Davis visited the site at the behest of Whitten, who had sent Davis an e-mail a year earlier, during the week of the 2004 PGA Championship at Whistling Straits. “I remember driving out to the site, and when you get outside Milwaukee, it’s very rural, like Heartland U.S.A.,” says Davis, who, at the time, was director of competitions at the USGA.
“All of a sudden you get to this property and it’s all this rolling dunesland. As I drove down this country road, I thought this looked like Shinnecock Hills. They had done a routing and staked the tees and center lines. I remember thinking that this was going to be a spectacular golf course.”
A return visit to Erin Hills after construction finally commenced led Davis to recommend to then-Executive Director David Fay, “We have to look at it.”
Hurdzan, Fry, and Whitten made it their chief goal to move as little dirt as possible. They did multiple routings before settling on the present one. It was the routing that most showcased the geological features of the property.
“The land is really the star of the golf course and the architects made certain of that,” says Morrissett, who came to Erin Hills in 2010 after 17 years at the USGA. “It’s safe to say that the golf holes were found rather than built.”
The USGA awarded the 2008 U.S. Women’s Public Links to Erin Hills and, three years later, the U.S. Amateur was played there, two years after Lang sold Erin Hills to Ziegler. It wasn’t exactly a tournament for the best players in the world but it did host the best amateurs in the world and, at the time, that was enough for Davis.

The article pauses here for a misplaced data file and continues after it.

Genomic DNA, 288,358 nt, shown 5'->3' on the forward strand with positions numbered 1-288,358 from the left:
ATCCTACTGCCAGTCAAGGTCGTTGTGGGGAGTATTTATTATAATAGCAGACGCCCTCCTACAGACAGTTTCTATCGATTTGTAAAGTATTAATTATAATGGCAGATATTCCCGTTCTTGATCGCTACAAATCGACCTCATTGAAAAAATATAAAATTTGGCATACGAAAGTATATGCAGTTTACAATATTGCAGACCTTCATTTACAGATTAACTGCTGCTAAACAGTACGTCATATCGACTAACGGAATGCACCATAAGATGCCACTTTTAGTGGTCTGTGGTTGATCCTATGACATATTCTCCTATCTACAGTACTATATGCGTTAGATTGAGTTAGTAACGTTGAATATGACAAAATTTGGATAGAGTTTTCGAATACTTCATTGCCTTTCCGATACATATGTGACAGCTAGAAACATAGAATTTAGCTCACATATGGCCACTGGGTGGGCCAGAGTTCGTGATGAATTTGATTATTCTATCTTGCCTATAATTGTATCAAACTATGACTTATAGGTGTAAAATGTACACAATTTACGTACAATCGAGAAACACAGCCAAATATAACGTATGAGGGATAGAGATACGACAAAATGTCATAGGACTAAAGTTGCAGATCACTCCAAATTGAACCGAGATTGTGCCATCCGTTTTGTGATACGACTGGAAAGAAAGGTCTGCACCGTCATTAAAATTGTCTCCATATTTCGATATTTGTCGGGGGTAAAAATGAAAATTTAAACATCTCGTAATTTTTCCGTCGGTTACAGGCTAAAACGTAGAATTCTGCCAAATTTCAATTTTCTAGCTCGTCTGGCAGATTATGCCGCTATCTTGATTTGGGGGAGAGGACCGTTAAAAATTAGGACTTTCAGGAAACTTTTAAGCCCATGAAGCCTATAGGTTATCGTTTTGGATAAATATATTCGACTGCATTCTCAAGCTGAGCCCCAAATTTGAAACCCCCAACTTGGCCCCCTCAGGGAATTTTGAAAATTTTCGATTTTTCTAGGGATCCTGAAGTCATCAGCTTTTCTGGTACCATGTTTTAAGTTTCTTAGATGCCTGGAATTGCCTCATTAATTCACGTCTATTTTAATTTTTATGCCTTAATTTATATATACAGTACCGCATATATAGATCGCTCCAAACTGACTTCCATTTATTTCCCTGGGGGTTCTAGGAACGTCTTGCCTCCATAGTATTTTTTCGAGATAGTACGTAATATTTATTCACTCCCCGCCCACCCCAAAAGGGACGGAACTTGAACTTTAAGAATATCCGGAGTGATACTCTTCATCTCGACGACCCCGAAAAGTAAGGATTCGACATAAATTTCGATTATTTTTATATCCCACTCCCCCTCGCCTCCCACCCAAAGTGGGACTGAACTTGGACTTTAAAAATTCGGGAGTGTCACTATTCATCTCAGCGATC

“That was a big moment in time,” he says. “What we learned is how the golf course played in a big competition. Because it’s a minimalist design, it has some unique features. It has some semi-blind shots, has plenty of risk-reward holes.
“There have been some changes to the course since 2011, but I’m happy to say that most of them have been about making it better for the recreational player. But there were also changes to make it better for a championship. I think the course just keeps getting better and better.”
If you’ve heard this story before, you’re not wrong. Two years ago, the U.S. Open went to untested Chambers Bay in Washington where the course conditions became an issue. Like Erin Hills, Chambers Bay had fine fescue fairways but the greens were also fine fescue, and over the course of a long, hot week they wilted, drawing criticism from a number of players and journalists.
“No doubt,” Davis says when asked if staging the national championship at an untested site would be a big risk. “I wouldn’t call it a significant risk but there’s a risk. When we pick sites, we always start with the golf course. We ask ourselves if this is one of the truly great courses in the U.S., knowing that we have 45 percent of the world’s golf courses so we have quite a lot from which to choose.
“It’s a big country and has incredible diversity of architecture. We think we need to celebrate that diversity. What all those courses have in common is the ability to hold what we think is the ultimate test in golf.”